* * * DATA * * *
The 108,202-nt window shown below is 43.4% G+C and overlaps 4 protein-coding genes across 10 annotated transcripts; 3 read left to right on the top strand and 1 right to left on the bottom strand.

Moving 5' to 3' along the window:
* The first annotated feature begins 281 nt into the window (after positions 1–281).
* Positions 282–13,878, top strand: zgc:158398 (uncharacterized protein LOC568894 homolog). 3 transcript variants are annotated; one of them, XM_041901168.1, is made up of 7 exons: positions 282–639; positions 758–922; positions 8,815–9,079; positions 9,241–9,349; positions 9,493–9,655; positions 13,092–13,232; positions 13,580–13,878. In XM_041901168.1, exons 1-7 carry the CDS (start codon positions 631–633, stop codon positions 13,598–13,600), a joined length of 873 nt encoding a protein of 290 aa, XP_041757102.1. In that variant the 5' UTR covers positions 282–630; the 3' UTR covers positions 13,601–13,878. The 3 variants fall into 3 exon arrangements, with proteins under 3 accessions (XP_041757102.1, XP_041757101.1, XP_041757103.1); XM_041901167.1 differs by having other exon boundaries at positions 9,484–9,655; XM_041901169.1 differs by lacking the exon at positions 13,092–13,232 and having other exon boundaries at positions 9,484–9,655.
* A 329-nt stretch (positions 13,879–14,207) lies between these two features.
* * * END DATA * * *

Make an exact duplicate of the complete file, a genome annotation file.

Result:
The 108,202-nt window shown below is 43.4% G+C and overlaps 4 protein-coding genes across 10 annotated transcripts; 3 read left to right on the top strand and 1 right to left on the bottom strand.

Moving 5' to 3' along the window:
* The first annotated feature begins 281 nt into the window (after positions 1–281).
* Positions 282–13,878, top strand: zgc:158398 (uncharacterized protein LOC568894 homolog). 3 transcript variants are annotated; one of them, XM_041901168.1, is made up of 7 exons: positions 282–639; positions 758–922; positions 8,815–9,079; positions 9,241–9,349; positions 9,493–9,655; positions 13,092–13,232; positions 13,580–13,878. In XM_041901168.1, exons 1-7 carry the CDS (start codon positions 631–633, stop codon positions 13,598–13,600), a joined length of 873 nt encoding a protein of 290 aa, XP_041757102.1. In that variant the 5' UTR covers positions 282–630; the 3' UTR covers positions 13,601–13,878. The 3 variants fall into 3 exon arrangements, with proteins under 3 accessions (XP_041757102.1, XP_041757101.1, XP_041757103.1); XM_041901167.1 differs by having other exon boundaries at positions 9,484–9,655; XM_041901169.1 differs by lacking the exon at positions 13,092–13,232 and having other exon boundaries at positions 9,484–9,655.
* A 329-nt stretch (positions 13,879–14,207) lies between these two features.